“Unite is preparing to hold a consultative ballot at the end of March. We are ready and willing to sit down for talks at any time but unfortunately, the dismissive attitude of the employers suggests they are more inclined towards confrontation.”


The union’s leader Len McCluskey came under considerable fire in the media earlier this week when he floated the possibility of agonisingly high-profile public sector strikes during the Olympic Games. Well, he would, wouldn't he?


Looks like it might be a long, hot difficult summer…


Thursday, 1 March 2012

Biggest Fall in Passengers for a Decade

As the north of the country continues to feel the effects of the UK's climate of austerity more noticeably than the south, there was further bad news today for people living in Scotland - and for the bus companies who rely on them for income.


The Scottish Government’s Transport Scotland agency has announced that bus journeys in Scotland have slumped to their lowest level in more than a decade, with passenger numbers falling by 6 per cent in 2009-10 to 438 million.


Get beyond the most heavily-populated central belt between Glasgow and Edinburgh, however, and the effects are even more noticeable, with the number of people taking the bus falling by as much as a quarter last year. In fact, the only area to show any growth was around Edinburgh.


That means that the number of people making bus journeys north of the border is at its lowest since at least 1999, and follows a peak of 498 million journeys as recently as 2007.


This is the third consecutive fall in ridership and most people believe it to be principally due to increased unemployment and an austerity-driven reduction in the number of shopping and leisure trips. Most experts believe the situation will get worse quite soon once the effects of fare increases and service cuts caused by falls in government and local authority spending start to be felt.


Free bus travel by the over-60s and disabled people also fell for a third year, to 146 million journeys.


Respected transport spokesman Gavin Booth of Bus Users UK believes that the north of Scotland had endured the biggest fall in passengers because services were less frequent and more vulnerable to cuts in local authority funding. Meanwhile, the bus companies were struggling not only with falling subsidies and fewer passengers but with higher fuel prices and other operating costs, too.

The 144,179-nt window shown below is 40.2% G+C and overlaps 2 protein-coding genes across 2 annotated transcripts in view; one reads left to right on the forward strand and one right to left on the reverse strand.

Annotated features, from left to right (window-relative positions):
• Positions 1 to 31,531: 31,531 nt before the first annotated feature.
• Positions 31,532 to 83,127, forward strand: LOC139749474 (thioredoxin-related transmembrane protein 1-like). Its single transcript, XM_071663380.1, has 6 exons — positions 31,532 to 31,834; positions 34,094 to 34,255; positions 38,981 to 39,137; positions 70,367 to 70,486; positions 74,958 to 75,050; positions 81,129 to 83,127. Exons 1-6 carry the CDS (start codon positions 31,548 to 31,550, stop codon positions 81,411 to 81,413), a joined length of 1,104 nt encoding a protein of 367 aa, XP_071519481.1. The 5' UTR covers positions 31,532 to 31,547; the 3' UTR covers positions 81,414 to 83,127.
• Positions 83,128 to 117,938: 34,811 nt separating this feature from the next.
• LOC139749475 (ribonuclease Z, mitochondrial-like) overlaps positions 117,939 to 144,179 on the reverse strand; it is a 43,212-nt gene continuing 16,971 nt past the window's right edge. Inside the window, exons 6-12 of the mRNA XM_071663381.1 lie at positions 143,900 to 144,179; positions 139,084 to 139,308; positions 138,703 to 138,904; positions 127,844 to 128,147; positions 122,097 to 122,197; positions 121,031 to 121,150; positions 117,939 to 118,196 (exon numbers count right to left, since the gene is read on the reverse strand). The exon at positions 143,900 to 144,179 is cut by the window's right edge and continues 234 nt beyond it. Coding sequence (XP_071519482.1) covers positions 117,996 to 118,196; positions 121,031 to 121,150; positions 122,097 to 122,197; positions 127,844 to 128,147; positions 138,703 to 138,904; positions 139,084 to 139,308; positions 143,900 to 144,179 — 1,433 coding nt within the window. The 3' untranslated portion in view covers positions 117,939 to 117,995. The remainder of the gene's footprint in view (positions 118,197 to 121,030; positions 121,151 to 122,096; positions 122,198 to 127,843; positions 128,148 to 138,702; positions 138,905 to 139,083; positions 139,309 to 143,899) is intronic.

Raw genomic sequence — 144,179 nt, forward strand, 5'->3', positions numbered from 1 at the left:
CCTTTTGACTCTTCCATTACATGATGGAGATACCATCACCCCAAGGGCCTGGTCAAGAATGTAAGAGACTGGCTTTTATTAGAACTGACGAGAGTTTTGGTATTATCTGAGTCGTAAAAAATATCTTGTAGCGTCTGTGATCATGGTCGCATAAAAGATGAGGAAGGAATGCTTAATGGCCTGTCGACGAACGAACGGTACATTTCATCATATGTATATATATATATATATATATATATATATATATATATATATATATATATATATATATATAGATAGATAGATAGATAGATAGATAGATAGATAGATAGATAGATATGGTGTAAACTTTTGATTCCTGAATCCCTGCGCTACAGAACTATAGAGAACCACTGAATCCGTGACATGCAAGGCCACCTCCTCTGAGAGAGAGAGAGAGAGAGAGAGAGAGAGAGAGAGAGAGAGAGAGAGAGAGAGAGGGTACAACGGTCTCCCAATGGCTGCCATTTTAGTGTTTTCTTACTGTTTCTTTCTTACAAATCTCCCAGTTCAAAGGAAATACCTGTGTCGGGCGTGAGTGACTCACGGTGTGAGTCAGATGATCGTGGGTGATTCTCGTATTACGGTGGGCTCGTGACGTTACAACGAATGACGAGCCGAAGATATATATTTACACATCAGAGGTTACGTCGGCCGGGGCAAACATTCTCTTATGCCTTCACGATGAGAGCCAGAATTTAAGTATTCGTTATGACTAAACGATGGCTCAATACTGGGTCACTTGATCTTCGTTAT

On 13 January I blogged about the growing north-south divide that was troubling Aberdeen-based First Group. Scotland is where 60% of the company's non-London revenue comes from. They were blaming the weak economy and lower consumer spending in the north for falling revenues, but the company was being doubly hampered because poor market conditions were making the sale of major assets such as bus depot sites much more difficult, robbing them of income there, too.


Going forward, there seems depressingly little to feel optimistic about.


Tuesday, 28 February 2012

Boris's 'New Bus 4 London' Splits Opinion

The 'New Bus 4 London' – or the Borismaster as everyone seems intent on calling it - assumed centre stage in the media this week following its long-awaited introduction to London's streets.


So far, the jury seems split, and largely along political lines.


There was cautious praise for the new vehicle in Dave Hill's London blog in The Guardian on Monday, who mentioned its stylish though slightly cramped interior and its smooth ride. He also mentioned its struggling air conditioning, though this might have been less to do with the press of reporters and film crews thronging the huge double decker than the hordes of breathless bus enthusiasts mingling with them.


A piece on local BBC News carefully represented the views of both Transport for London, who as you would imagine are strongly pro, and everyone else, who it appear to be strongly against. The lines of argument are clear.


One is the sheer cost of the New Bus 4 London programme. One protester reckoned that 96 new low-carbon hybrid buses could have been acquired for the cost of just these eight new buses. And presumably they would not have been halted in Islington by a 'software hitch' as the bus the BBC was travelling on was. They had to lock down the open platform of the vehicle to get the thing running again.


By this time, of course, the new bus had been dogged every step of the way by an old-fashioned 1960's Routemaster hired by the protest group Sack Boris. They commanded a fair degree of media attention, too, especially as their bus seemed to be filled with people who were only too keen to let the media know just what a waste of money the whole New Bus 4 London was.


However, most had already been beaten to the punch. Labour MP for Tottenham David Lammy had already written an open letter to the Mayor of London to complain that each new bus costs £1.4m compared to the roughly £190,000 cost of a conventional double-decker, leading him to an entertaining conclusion.


"With 62 seats at a cost of £1.4m, the cost per seat is £22,580, “ he said. “At £22,695, you can buy a brand new 3 series BMW!"


“Riding this bus is surely the most expensive bus ticket in history," he concluded.


Green Party mayoral candidate Jenny Jones raised the issue of vehicle cost in a different way, though, questioning whether London bus operators would refuse to buy such an expensive vehicle especially as there was serious doubt whether there was an after-market for second hand Borismasters either here or abroad.


Caroline Pidgeon, leader of the Lib Dems on the London Assembly, put it all into perspective when she said: "What Boris Johnson has managed to achieve is to hike up the cost of a single bus fare by 50% and ensure that buses on routes across London are far more crowded.


"A single new bus which has cost Londoners' a fortune will not cover up Boris Johnson's real record on bus services."